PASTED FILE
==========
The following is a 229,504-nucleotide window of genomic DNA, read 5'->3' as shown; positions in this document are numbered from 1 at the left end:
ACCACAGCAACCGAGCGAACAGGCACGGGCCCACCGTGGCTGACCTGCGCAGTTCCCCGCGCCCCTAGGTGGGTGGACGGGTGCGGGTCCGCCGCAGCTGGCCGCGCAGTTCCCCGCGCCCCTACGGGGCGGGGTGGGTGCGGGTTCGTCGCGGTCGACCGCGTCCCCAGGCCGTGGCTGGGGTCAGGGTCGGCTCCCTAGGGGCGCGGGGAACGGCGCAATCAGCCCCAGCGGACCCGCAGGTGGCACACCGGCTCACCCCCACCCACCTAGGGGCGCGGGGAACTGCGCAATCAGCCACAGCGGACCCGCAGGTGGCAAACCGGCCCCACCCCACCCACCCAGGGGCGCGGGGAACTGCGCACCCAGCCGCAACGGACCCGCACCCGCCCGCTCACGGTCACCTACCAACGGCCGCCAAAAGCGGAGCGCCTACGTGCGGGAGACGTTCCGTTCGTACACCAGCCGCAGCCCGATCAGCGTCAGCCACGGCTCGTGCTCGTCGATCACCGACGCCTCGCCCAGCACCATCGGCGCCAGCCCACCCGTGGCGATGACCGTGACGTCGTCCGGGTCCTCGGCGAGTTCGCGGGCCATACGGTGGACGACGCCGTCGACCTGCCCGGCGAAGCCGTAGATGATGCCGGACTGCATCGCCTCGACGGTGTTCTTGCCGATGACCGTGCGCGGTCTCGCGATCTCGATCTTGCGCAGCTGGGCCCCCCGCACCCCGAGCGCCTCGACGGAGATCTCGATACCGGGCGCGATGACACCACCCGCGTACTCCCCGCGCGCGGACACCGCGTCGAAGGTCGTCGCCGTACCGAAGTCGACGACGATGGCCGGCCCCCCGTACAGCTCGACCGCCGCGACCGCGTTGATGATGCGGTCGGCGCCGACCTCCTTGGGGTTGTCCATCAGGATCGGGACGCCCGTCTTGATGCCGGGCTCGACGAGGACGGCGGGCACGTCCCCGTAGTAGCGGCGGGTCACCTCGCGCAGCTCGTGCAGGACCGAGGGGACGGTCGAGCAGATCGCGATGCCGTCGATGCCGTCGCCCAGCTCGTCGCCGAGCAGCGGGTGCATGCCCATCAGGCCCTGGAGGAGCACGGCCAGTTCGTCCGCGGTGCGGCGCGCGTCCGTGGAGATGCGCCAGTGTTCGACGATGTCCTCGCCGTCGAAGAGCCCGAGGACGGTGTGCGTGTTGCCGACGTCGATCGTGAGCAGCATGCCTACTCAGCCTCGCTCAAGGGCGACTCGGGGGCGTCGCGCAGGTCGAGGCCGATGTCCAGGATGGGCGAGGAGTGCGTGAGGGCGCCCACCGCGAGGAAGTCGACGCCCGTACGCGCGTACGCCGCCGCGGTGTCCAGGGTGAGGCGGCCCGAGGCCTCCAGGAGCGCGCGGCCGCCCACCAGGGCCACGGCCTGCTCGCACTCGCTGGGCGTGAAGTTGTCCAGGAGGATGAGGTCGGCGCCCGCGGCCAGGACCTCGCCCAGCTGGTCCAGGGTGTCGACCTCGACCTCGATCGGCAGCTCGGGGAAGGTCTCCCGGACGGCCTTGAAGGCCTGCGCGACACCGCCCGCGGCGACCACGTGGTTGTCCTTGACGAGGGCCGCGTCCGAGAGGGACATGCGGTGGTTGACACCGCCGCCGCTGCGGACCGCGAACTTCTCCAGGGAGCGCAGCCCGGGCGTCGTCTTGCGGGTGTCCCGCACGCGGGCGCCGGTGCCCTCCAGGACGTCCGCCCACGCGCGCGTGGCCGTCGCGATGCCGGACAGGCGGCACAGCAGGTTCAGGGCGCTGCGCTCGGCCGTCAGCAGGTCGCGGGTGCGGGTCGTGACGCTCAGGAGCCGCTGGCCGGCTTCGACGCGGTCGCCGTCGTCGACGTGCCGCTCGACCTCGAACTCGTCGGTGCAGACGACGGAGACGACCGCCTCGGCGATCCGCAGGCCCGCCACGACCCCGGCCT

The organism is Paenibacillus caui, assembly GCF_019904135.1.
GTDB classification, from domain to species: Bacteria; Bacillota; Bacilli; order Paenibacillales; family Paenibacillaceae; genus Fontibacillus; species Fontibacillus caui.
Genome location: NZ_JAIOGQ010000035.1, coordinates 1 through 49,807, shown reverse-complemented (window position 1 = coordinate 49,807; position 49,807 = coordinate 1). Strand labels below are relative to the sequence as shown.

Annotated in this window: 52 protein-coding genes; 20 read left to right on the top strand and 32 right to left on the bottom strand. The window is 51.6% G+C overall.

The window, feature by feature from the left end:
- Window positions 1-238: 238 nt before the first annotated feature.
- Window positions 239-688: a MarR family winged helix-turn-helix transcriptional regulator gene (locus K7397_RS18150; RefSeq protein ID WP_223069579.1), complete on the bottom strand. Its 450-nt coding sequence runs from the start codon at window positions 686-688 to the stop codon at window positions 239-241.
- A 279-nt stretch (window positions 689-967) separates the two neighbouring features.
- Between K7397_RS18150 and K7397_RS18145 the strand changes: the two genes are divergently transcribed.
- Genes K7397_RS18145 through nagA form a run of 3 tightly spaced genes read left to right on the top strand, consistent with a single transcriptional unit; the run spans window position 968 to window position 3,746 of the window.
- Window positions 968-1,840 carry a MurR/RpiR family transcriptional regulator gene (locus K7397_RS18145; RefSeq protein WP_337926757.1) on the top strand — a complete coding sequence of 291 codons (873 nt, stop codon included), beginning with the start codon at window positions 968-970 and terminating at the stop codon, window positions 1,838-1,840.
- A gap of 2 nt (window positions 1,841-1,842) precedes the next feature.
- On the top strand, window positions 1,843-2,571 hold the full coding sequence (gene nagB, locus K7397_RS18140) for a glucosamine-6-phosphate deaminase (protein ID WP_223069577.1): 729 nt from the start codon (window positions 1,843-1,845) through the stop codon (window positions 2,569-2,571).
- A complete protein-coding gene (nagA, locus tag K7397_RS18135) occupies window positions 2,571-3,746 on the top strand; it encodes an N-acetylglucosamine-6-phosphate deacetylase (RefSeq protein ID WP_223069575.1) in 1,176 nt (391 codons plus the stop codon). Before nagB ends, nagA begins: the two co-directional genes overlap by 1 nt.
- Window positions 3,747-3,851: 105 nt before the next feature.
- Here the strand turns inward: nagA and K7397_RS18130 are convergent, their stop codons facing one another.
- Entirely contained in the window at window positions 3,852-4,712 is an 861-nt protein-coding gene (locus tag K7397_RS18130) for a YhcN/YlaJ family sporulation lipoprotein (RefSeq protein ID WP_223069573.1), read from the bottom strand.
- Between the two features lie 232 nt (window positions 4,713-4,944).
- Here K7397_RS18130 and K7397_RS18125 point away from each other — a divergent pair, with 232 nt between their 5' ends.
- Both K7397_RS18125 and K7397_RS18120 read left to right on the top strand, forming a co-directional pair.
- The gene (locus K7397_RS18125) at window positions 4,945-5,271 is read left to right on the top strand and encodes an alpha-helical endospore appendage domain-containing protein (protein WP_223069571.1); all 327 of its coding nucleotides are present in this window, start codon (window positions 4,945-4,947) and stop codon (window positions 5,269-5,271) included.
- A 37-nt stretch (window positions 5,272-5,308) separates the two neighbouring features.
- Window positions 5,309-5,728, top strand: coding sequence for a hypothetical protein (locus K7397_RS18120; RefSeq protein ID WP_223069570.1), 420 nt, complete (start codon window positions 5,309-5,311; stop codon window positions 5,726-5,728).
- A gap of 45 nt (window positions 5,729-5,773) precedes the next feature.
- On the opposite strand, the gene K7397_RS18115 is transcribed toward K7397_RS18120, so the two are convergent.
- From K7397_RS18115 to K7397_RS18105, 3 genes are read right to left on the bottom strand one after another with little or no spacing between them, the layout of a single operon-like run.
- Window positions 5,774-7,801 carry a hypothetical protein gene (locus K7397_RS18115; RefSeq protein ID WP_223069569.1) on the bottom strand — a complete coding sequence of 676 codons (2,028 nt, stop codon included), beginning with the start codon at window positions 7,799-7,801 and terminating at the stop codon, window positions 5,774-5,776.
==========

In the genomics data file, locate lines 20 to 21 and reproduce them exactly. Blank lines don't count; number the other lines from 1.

- Between the two features lie 232 nt (window positions 4,713-4,944).
- Here K7397_RS18130 and K7397_RS18125 point away from each other — a divergent pair, with 232 nt between their 5' ends.